Mathilde ter Heijne: The invisible Hero, 2005
Photo: courtesy Goetz Collection
Works in the Exhibition
The invisible Hero, 2005, single-channel video installation, 5'48"
Stephan Urbaschek: You once said that in terms of content your works relate to each other like dominoes. Did your work groups develop in this way right from the start?
Mathilde ter Heijne: I've been an artist for fifteen years, and started out designing rooms you could walk into. But since my first video Mathilde, Mathilde …, 2000, I've been doing works that originated in groups. The video itself came about rather by accident, because I came across the name 'Mathilde' in three films. And i's not a name you often hear. Or I'd never heard it in a film before that, which made me curious. So I looked the films up and found that they were not connected. But there was always the same story, the same sequence of events, the same ending, and I wondered what was going on there. So I thought, 'God, it's the name!' [laughs] And perhaps to conjure it up, I then recreated the last scene of the film. There are these three suicide scenes, the act of self-sacrifice. To be able to video the suicide scene, I had to use special-effect dummies, because of course I didn't fancy dying myself. And so I had a dummy made that looks like me. After the film had been recorded, the most interesting material turned out to be where the special effects show up recognisably.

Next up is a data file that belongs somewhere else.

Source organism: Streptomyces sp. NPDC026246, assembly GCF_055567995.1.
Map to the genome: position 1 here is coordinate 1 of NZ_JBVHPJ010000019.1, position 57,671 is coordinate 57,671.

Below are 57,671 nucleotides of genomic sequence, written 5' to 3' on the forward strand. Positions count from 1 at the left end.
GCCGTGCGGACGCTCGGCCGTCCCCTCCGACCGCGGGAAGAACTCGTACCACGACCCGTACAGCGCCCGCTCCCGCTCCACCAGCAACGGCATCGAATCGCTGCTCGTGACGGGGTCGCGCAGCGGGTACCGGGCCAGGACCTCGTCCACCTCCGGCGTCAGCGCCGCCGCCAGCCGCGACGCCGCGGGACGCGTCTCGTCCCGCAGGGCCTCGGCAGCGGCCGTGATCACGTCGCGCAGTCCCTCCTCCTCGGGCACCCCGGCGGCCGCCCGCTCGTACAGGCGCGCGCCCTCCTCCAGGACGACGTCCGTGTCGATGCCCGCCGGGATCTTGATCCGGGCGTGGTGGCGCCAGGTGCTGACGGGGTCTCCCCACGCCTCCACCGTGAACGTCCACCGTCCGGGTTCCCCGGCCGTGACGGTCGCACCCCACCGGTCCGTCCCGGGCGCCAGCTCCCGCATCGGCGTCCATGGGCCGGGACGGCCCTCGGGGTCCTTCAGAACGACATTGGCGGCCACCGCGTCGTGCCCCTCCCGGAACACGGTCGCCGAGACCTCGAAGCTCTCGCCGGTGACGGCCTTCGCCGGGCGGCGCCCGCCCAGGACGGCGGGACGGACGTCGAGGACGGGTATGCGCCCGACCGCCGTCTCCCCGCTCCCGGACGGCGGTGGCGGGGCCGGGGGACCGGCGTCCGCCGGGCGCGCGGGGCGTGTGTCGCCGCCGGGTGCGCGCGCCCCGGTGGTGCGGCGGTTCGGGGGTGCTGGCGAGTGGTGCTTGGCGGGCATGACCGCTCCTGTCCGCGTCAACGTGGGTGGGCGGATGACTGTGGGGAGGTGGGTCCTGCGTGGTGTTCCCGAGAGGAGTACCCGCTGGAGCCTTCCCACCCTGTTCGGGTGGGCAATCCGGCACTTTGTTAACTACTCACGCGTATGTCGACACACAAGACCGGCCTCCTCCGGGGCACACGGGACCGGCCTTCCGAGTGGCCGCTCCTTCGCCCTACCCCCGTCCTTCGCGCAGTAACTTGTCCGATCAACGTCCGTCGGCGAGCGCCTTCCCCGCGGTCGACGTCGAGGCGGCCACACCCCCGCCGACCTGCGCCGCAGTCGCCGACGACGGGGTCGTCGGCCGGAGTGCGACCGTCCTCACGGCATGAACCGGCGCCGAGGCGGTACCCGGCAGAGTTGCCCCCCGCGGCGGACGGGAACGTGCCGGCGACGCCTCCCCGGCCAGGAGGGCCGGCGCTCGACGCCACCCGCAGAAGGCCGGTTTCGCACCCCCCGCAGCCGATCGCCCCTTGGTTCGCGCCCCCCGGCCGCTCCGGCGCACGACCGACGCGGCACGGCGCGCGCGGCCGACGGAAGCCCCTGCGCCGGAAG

Text excerpt »I'm the artist who blows herself up« - Telephone Interview with Mathilde ter Heijne,
Munich-New York, May 2005
(Author: Stephan Urbaschek), Exhibition Catalogue Imagination Becomes Reality Part I_Expanded Paint Tools